(WWLP) – Three Massachusetts State Police Troopers who were assigned to the now-dismantled Troop E have been arrested on charges of theft of government funds in connection with the recent overtime pay scandal.
The U.S. Attorney’s Office announced the arrests of Lt. David Wilson, of Charlton, Trooper Paul Cesan, of Southwick, and Trooper Gary Herman, of Chester, during a news conference at Moakley Federal Courthouse in Boston Wednesday morning.
According to the U.S. Attorney’s Office, Wilson, Herman, and Cesan are alleged to have received overtime pay for hours they never worked or shifts in which they left one to seven hours early.
Troop E was responsible for enforcing criminal and traffic regulations along the Massachusetts Turnpike.
The U.S. Attorney’s Office says the ongoing investigation into discrepancies in overtime pay revealed the following:
- In 2016, Wilson earned approximately $230,000, including $68,000 in overtime pay — $12,450 in overtime pay for hours never worked
- In 2016, Herman earned $227,826, including $63,000 in overtime pay — $12,468 in overtime pay for hours never worked or shifts in which he left early
- In 2016, Cesan earned $163,500 including $50,866 in overtime pay — $29,000 in overtime pay for hours never worked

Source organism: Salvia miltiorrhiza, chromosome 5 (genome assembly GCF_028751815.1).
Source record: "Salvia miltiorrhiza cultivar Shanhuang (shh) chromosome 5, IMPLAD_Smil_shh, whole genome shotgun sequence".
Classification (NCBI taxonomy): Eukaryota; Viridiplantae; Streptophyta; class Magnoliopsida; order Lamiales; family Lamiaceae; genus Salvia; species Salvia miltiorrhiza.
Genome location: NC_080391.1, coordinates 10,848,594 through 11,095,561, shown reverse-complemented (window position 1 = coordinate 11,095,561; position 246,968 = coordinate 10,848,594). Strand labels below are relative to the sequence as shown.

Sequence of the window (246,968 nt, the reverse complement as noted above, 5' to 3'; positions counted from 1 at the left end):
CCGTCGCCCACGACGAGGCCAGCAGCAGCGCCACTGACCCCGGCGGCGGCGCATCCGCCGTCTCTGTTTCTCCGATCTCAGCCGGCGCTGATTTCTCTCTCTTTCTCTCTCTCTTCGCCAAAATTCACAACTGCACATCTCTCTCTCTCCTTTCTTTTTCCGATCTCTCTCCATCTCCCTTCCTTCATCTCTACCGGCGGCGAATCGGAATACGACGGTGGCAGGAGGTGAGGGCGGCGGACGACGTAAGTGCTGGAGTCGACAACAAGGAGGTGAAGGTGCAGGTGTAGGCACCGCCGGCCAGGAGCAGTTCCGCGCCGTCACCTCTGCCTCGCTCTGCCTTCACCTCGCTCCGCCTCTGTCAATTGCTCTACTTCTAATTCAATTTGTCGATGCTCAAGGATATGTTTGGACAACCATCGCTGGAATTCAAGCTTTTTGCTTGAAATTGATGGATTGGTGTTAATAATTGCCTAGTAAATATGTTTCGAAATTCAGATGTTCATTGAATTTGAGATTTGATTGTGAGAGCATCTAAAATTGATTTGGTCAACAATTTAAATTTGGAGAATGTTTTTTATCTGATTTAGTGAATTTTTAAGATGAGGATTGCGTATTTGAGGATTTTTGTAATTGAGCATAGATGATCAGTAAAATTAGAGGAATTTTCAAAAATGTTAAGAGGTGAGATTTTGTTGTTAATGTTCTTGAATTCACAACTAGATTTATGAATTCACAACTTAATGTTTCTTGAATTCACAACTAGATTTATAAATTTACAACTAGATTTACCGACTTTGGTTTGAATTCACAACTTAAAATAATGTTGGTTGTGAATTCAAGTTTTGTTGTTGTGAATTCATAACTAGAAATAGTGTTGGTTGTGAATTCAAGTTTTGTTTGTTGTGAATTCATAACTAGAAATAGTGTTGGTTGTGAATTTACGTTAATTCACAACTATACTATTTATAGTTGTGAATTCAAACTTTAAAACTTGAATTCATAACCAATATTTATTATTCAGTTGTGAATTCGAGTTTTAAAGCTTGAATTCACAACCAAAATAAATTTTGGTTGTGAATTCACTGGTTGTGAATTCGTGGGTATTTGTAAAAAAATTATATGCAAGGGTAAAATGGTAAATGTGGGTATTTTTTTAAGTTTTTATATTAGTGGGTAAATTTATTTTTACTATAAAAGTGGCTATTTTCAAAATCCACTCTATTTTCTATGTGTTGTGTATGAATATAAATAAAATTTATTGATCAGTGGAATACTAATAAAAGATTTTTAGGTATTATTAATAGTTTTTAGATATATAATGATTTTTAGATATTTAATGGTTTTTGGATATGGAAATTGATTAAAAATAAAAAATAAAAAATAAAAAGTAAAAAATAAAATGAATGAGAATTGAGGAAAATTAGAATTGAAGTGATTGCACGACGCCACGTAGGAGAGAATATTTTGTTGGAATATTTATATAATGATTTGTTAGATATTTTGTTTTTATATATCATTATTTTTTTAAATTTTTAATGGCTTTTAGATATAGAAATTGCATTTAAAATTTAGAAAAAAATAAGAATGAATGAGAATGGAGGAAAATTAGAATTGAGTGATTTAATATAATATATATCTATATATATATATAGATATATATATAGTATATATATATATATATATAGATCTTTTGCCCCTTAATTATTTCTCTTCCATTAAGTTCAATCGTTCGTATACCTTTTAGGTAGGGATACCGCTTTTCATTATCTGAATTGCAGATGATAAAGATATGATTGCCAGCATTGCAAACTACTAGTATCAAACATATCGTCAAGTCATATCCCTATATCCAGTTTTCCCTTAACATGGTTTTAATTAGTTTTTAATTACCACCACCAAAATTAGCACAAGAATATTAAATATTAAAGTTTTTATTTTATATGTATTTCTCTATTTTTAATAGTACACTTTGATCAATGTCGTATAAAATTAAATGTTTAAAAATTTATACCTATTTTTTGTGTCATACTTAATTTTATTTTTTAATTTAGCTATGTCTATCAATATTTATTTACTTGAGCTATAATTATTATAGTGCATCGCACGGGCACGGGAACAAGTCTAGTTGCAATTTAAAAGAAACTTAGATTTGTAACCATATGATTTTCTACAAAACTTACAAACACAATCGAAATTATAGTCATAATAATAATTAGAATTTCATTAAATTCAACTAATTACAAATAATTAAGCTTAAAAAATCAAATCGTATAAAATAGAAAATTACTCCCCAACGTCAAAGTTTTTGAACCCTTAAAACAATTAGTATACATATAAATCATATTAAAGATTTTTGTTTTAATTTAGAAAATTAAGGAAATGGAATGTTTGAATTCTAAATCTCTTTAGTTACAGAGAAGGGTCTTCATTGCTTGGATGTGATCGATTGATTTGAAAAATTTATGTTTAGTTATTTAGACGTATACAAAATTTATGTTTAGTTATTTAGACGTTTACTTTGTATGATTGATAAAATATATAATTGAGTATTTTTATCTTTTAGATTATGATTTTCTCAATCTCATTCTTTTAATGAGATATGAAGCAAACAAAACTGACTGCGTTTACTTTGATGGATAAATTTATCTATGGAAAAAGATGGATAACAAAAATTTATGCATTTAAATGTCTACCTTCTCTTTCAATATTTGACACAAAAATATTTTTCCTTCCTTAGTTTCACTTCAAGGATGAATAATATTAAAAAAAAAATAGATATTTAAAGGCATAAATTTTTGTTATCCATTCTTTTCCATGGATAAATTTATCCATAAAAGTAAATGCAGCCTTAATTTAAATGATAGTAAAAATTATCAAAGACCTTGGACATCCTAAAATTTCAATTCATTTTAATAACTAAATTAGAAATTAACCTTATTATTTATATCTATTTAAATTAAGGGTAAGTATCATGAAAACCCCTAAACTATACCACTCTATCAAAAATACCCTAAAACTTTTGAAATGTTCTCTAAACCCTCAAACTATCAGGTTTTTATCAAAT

The troopers allegedly concealed the fraud by submitting citations that were previously issued, altered to create the appearance that the citation was issued during the overtime shift, and submitted citations that never took place.
Head of Massachusetts State Police Colonel Kerry A. Gilpin released the following statement in regard to the arrests:
“As part of the ongoing implementation of our wide ranging reforms, we continue to audit overtime payments received by department members, and to provide the results of those audits to prosecutors for their review for potential criminality. We fully support and will continue to cooperate with the ongoing investigations being conducted by the US Attorney and the Attorney General.”
Those reforms include the elimination of Troop E, absorption of those troopers into other regional troops, and stricter oversight for any current overtime shifts.
According to Massachusetts State Police spokesman David Procopio, the department has identified approximately 40 personnel who had apparent discrepancies between pay received and hours worked in 2016. They are now auditing 2015 overtime payments.
All three troopers have initial court appearances scheduled for 3:00 p.m. Wednesday in federal court in Boston.
The charge of theft of government funds provides for a sentence of no greater than 10 years in prison, three years of supervised release and a fine of $250,000 or twice the gross gain or loss.